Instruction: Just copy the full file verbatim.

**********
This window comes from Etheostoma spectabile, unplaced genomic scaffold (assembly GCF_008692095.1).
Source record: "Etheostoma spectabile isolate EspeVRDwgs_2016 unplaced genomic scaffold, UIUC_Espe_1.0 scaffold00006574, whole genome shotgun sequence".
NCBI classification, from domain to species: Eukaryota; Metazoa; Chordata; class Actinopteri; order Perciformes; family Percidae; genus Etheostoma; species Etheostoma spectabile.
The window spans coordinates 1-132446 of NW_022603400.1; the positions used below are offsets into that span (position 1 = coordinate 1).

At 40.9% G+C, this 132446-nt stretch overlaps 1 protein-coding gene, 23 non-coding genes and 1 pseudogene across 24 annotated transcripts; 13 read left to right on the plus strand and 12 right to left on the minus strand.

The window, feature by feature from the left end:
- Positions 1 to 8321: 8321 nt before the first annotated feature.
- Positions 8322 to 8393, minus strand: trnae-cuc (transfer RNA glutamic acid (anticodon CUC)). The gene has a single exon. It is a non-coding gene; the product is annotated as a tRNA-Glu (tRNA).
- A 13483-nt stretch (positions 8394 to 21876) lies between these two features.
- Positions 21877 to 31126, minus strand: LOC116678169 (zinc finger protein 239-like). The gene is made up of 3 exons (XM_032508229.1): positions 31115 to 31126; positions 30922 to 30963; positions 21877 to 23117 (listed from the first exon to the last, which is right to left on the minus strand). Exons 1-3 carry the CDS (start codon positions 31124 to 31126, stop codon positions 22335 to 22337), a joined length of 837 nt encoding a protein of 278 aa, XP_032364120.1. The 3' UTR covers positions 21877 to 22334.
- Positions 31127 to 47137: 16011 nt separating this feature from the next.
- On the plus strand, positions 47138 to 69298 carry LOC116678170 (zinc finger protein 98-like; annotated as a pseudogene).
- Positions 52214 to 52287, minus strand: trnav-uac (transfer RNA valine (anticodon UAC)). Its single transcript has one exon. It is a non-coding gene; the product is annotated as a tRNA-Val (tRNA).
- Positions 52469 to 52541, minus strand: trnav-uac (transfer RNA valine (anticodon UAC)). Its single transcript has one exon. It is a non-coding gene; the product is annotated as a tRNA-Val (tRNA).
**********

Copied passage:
This window comes from Etheostoma spectabile, unplaced genomic scaffold (assembly GCF_008692095.1).
Source record: "Etheostoma spectabile isolate EspeVRDwgs_2016 unplaced genomic scaffold, UIUC_Espe_1.0 scaffold00006574, whole genome shotgun sequence".
NCBI classification, from domain to species: Eukaryota; Metazoa; Chordata; class Actinopteri; order Perciformes; family Percidae; genus Etheostoma; species Etheostoma spectabile.
The window spans coordinates 1-132446 of NW_022603400.1; the positions used below are offsets into that span (position 1 = coordinate 1).

At 40.9% G+C, this 132446-nt stretch overlaps 1 protein-coding gene, 23 non-coding genes and 1 pseudogene across 24 annotated transcripts; 13 read left to right on the plus strand and 12 right to left on the minus strand.

The window, feature by feature from the left end:
- Positions 1 to 8321: 8321 nt before the first annotated feature.
- Positions 8322 to 8393, minus strand: trnae-cuc (transfer RNA glutamic acid (anticodon CUC)). The gene has a single exon. It is a non-coding gene; the product is annotated as a tRNA-Glu (tRNA).
- A 13483-nt stretch (positions 8394 to 21876) lies between these two features.
- Positions 21877 to 31126, minus strand: LOC116678169 (zinc finger protein 239-like). The gene is made up of 3 exons (XM_032508229.1): positions 31115 to 31126; positions 30922 to 30963; positions 21877 to 23117 (listed from the first exon to the last, which is right to left on the minus strand). Exons 1-3 carry the CDS (start codon positions 31124 to 31126, stop codon positions 22335 to 22337), a joined length of 837 nt encoding a protein of 278 aa, XP_032364120.1. The 3' UTR covers positions 21877 to 22334.
- Positions 31127 to 47137: 16011 nt separating this feature from the next.
- On the plus strand, positions 47138 to 69298 carry LOC116678170 (zinc finger protein 98-like; annotated as a pseudogene).
- Positions 52214 to 52287, minus strand: trnav-uac (transfer RNA valine (anticodon UAC)). Its single transcript has one exon. It is a non-coding gene; the product is annotated as a tRNA-Val (tRNA).
- Positions 52469 to 52541, minus strand: trnav-uac (transfer RNA valine (anticodon UAC)). Its single transcript has one exon. It is a non-coding gene; the product is annotated as a tRNA-Val (tRNA).